Toiletry and Cleaning Products Cost in Mexico
Of course, on a day-to-day basis you'll need other products such as toiletries and cleaning products. A 16-pack of toilet paper can be bought for around $2.05, a bar of soap such as Zest is 70 cents, a brand such as Pears will be just over $0.80. Popular brands of toothpaste such as Colgate or Crest are just over $0.80 for a tube, but a more specialty brand like Sensodyne is more expensive at around $3.85 for a tube.
A 400 ML bottle of shampoo such as Pantene costs right around $2.15, a 700 ML bottle of Head & Shoulders will be $3.24. Disposable razors for both men and women are curiously expensive in the grocery store, running around $3.00 to $5.00 for a three-pack.
As for cleaning products, Fabuloso is the go-to product for mopping floors, and a 1-litre bottle is $1.00. Clorox bleach is used for everything, and costs a mere $1.00 for a 2-litre bottle. White vinegar, which in Mexico is used as a cleaning product more than a cooking product is also around 70 cents for a 1-litre bottle. A 2-litre bottle of detergent of various brands for washing clothes is $3.00.
The Cost Of Pets in Mexico
If you have a pet, hard kibble for dogs or cats can be found either in grocery stores pre-packaged or in most tiendas in bulk for $1.50 to $2.00 per kilo. Canned pet food can usually only be found in large grocery stores where you'll pay about 90 cents for a tin of cat food, twice as much for a can of dog food double the size. Cat litter can only be found at large grocery stores and costs $3.75 for a 7 kilo bag.
(Pro tip – if you're bringing a pet cat to Mexico from Canada or the US, also bring along a litter box and scooper, as such a things basically do not exist in most places in Mexico. In fact, most Mexicans find the whole idea of litter boxes for cats very odd. Cats are supposed to live and do their business outside.)
Cost Of Daily Transportation In Mexico
When it comes to daily transportation, the most economical way to get around is to ride in a pasejero, which is a small truck with a covered box and benches running along the sides. Typically a 30-minute journey will cost around 80 cents. You can also choose to wave down a collectivo taxi, which is a regular taxi, but which will stop and pick up and let off other passengers as you go – in other words you are ride sharing. The same 30-minute journey by collectivo taxi will be around $1.50.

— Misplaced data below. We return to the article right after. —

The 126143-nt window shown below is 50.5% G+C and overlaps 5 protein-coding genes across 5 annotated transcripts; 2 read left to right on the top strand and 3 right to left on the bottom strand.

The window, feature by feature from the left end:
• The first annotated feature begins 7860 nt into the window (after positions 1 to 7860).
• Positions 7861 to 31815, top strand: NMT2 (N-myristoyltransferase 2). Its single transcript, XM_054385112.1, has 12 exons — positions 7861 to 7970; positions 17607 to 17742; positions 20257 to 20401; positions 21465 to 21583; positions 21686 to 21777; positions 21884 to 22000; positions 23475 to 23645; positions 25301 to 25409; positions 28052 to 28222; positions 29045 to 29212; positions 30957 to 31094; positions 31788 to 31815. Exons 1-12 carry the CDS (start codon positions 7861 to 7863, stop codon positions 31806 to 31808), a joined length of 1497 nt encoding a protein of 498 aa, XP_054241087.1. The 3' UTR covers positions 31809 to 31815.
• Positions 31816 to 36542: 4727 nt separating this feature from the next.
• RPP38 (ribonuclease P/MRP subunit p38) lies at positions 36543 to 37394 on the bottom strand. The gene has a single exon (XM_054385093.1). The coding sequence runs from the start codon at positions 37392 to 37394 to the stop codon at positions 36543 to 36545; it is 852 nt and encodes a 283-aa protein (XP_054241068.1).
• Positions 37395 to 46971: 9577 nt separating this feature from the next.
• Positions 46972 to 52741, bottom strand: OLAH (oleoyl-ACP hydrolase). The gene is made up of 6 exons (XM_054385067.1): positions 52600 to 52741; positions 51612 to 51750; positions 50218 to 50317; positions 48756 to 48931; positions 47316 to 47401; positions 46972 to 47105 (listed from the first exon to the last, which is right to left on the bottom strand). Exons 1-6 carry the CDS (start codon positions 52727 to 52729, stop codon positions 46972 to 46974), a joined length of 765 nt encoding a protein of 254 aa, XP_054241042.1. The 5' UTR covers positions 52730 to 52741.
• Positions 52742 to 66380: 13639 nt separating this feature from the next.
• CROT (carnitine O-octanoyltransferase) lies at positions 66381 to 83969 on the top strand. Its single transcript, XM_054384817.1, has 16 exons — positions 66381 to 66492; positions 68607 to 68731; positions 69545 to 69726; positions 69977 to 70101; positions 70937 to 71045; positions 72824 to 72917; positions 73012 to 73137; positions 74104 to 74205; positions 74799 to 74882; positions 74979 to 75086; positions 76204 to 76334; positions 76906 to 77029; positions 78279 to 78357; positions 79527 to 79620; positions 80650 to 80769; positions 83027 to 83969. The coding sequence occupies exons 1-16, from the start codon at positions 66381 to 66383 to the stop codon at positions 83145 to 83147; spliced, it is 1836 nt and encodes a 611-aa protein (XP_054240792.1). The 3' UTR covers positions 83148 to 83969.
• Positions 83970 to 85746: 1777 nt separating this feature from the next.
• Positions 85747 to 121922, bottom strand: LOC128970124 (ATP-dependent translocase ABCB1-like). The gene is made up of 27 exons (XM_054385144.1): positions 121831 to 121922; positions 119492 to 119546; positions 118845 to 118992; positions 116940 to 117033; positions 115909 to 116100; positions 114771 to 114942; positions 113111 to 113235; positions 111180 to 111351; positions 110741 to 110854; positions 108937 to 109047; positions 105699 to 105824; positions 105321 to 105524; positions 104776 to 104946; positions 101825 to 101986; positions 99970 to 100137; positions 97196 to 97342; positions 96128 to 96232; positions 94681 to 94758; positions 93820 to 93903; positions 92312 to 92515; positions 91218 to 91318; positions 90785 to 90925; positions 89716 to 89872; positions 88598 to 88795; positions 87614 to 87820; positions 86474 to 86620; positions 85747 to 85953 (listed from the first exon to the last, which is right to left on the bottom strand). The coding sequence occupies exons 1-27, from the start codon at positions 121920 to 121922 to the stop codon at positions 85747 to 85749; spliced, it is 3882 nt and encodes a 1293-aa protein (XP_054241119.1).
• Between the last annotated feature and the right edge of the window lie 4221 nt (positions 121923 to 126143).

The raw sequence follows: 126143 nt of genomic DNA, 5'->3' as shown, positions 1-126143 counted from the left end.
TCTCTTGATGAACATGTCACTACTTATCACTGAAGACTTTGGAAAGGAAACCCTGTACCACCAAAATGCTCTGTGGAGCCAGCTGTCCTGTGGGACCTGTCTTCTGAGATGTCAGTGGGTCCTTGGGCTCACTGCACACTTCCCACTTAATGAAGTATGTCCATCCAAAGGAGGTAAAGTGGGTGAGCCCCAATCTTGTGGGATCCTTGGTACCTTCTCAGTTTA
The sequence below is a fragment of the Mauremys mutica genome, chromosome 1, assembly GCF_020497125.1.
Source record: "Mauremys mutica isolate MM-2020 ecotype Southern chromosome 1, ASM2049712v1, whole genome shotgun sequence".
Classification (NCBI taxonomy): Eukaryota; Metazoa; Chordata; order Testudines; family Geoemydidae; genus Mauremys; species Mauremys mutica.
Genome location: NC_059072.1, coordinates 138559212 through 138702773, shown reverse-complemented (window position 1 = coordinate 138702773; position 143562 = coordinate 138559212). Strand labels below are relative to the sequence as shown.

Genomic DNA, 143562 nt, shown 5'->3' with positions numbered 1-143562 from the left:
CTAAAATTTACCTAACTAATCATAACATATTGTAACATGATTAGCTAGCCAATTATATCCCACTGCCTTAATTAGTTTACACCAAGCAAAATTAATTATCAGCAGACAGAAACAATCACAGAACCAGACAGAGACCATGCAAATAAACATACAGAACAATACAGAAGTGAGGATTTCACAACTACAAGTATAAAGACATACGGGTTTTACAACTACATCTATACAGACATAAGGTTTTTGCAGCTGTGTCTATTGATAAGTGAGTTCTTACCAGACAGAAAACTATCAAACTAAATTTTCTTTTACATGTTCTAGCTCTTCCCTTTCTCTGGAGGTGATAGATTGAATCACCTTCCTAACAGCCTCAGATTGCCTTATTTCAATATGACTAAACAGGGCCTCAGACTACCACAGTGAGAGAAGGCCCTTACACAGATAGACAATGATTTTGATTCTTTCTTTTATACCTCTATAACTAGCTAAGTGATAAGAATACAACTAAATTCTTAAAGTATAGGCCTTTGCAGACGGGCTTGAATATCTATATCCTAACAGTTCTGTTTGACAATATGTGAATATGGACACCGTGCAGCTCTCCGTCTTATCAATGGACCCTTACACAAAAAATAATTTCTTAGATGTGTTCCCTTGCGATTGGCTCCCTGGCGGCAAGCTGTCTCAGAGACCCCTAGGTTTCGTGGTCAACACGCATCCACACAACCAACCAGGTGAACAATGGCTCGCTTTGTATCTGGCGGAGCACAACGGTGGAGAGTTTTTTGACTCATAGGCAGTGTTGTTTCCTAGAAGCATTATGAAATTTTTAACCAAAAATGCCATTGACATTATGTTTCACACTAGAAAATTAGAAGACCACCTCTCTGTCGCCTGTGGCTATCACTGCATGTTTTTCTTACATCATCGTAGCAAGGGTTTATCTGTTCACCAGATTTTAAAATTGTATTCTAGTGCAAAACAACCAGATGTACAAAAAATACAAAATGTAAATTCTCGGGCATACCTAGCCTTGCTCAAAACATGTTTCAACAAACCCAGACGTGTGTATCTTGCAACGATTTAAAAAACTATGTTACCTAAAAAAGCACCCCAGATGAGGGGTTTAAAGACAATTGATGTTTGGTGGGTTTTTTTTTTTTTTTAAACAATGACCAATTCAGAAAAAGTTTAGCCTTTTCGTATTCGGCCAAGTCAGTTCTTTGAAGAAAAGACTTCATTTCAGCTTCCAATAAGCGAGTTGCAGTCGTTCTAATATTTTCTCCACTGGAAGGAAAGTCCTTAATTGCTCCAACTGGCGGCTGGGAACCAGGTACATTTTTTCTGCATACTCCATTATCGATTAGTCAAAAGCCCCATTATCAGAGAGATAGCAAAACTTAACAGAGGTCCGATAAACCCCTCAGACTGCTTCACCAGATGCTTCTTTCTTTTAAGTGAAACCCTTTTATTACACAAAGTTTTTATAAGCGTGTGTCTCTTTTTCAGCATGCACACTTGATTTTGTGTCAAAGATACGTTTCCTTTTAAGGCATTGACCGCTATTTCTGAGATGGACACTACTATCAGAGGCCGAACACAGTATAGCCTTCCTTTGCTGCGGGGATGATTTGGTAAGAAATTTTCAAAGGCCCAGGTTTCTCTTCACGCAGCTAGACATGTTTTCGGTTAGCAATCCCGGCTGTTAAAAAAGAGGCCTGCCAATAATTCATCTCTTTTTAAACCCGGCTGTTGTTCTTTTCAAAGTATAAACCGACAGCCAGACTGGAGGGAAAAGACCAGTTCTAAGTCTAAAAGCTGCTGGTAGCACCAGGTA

If you choose to take a private taxi, you can expect to pay about $8.00 for the same 30-minute trip. As a word of caution, taxi prices can fluctuate widely and most taxis are not metered – always ask the price to your destination before you get in.
Finally, if you happen to have your own car, gas in Mexico as of early 2020 is selling for around $1.07 US per litre, or roughly $4.00 for a US gallon. Gas is one product where the cost has risen fairly steeply over the past few years (almost 50% in the last five years or so), and like everywhere else in the world this increase is one of the prime drivers of higher costs for other products that have to be transported to market.
Basic Health Care Costs
While doctors' appointments and services can vary widely, a typical general medical doctor's appointment will cost between $15 and $30. General laboratory exams including having blood drawn and testing for cholesterol, glucose, etc., will cost around $10.
If you're buying a car in Mexico or bringing your own, generally basic checkups and repairs are cheaper than up north. An oil change will run about $7 including a liter of oil, having the wheels aligned about $9, replacing a windshield will cost about $50 while replacing a side mirror about $3.
While not a complete list, the information above should give you a basic idea of how you will want to be budgeting your income as compared to your lifestyle up north. Once you start to add it all up, you’ll likely come to the conclusion that day-to-day living in Mexico can be very financially attractive.